Cornell University and Hodes Weill have started an annual survey of global institutional investors in real estate. Doug Weill reveals some of the results.

European institutions are significantly under-invested in real estate, which is resulting in greater capital flows into the sector. This is one of a number of findings from the 2013 Institutional Real Estate Allocations Monitor, which was conducted by Cornell University’s Baker Program in Real Estate and Hodes Weill & Associates.

Institutional allocations in Europe are expected to increase, indicating that the pace of annual investments is likely to continue to accelerate well beyond 2014. Cross-border capital flows to Europe are expected to rise as the UK and continental Europe have returned as desired destinations for both domestic and international capital, as real estate fundamentals recover from the depths of the global financial crisis.

After several years of volatile performance and an industry-wide slowdown in real estate investment activity, European institutions have returned to the asset class in force. Following the global financial crisis, many institutions suspended new investment activity. For many, this was due to over-investment relative to target allocations. This was caused, in part, by the ‘denominator effect’ (falls in the value of other liquid asset classes causes the real estate weighting to increase), and lack of realisations and distributions. However, a significant majority of institutions maintained target allocations to real estate. This was in contrast to the late 1980s and early 1990s when many institutions liquidated their real estate holdings following several years of disastrous investment performance. This suggests that real estate has a permanent home in institutions’ portfolios and may be poised to grow significantly over the coming decade.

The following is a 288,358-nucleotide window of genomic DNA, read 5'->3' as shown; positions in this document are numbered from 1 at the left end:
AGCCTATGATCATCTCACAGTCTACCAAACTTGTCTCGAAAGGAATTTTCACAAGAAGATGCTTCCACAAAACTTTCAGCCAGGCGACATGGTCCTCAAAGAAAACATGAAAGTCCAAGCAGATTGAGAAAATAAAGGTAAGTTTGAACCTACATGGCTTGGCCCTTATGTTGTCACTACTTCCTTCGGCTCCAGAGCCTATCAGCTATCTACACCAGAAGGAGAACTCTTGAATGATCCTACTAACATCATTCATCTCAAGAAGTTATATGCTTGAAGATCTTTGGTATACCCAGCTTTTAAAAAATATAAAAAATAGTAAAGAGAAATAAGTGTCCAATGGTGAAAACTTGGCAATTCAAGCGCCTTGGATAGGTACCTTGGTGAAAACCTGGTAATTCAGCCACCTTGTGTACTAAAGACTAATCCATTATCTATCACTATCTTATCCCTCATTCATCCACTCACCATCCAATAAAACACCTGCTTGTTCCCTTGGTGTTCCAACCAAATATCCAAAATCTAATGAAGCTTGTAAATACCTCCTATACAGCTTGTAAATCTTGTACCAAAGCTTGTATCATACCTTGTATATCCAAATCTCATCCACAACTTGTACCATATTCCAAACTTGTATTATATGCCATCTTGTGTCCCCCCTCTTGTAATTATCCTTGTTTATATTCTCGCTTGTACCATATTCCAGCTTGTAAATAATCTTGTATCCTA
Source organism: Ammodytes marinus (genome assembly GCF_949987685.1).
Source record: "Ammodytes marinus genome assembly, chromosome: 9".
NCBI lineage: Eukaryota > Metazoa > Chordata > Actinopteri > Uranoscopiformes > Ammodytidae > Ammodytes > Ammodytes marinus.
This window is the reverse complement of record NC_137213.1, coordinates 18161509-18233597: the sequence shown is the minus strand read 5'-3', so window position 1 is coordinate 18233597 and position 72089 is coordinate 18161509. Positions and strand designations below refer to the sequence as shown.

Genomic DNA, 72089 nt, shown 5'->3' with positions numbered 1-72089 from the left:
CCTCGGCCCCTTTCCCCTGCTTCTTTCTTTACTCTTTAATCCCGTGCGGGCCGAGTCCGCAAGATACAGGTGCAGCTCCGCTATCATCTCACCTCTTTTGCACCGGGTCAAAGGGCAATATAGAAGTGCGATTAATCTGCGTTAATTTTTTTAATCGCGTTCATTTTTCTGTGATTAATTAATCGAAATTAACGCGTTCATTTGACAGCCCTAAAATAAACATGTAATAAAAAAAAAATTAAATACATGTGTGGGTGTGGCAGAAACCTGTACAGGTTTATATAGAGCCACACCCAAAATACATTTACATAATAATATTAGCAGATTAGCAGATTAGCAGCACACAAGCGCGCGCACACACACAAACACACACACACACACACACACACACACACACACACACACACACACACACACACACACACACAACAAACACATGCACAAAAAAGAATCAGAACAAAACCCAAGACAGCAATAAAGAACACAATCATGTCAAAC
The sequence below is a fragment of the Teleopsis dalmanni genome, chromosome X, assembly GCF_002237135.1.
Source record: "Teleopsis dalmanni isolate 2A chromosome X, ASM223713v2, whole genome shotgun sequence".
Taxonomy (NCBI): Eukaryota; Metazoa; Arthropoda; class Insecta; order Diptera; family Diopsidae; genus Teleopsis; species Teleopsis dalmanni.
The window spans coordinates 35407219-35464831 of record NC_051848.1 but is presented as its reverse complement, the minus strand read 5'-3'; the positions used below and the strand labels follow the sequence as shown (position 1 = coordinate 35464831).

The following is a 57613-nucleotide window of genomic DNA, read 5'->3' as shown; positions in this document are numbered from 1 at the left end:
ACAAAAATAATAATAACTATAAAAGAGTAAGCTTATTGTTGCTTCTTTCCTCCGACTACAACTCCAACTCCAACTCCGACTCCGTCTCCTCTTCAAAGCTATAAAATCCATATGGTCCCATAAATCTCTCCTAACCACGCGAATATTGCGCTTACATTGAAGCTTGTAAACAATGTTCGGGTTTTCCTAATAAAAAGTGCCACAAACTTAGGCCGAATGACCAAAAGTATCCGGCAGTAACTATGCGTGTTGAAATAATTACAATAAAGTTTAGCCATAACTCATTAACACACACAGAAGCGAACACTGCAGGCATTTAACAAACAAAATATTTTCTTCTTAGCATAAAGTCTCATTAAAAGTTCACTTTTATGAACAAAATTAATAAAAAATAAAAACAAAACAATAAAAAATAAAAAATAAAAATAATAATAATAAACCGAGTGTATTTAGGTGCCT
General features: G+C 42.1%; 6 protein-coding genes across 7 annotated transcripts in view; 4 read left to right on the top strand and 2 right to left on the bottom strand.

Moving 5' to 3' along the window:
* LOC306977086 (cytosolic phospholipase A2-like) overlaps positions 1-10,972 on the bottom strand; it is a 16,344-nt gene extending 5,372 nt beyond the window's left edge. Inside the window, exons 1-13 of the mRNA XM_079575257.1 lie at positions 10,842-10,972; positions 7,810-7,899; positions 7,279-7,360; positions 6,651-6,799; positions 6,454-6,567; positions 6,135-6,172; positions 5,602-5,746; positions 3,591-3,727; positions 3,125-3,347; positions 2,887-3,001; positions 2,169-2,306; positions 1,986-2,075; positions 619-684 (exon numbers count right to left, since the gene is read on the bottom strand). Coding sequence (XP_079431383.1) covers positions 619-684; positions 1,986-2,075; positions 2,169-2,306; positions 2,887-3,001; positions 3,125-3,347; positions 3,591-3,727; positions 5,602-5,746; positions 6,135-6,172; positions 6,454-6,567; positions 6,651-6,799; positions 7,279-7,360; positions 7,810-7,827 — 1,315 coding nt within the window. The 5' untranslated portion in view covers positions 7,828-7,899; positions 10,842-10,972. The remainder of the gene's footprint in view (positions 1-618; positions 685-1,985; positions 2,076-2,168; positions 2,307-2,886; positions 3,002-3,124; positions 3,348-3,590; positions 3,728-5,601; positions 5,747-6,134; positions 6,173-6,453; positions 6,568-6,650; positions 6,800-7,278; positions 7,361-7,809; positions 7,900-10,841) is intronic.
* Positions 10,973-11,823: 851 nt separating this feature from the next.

Results of the survey indicate that UK and European institutions currently have 10.8% of their portfolios invested in real estate (figure 1). This compares with an average target real estate allocation of 11.9%, indicating that institutions are, on average, 114bps under-invested. We attribute the gap in portfolio investments to a combination of factors, including increases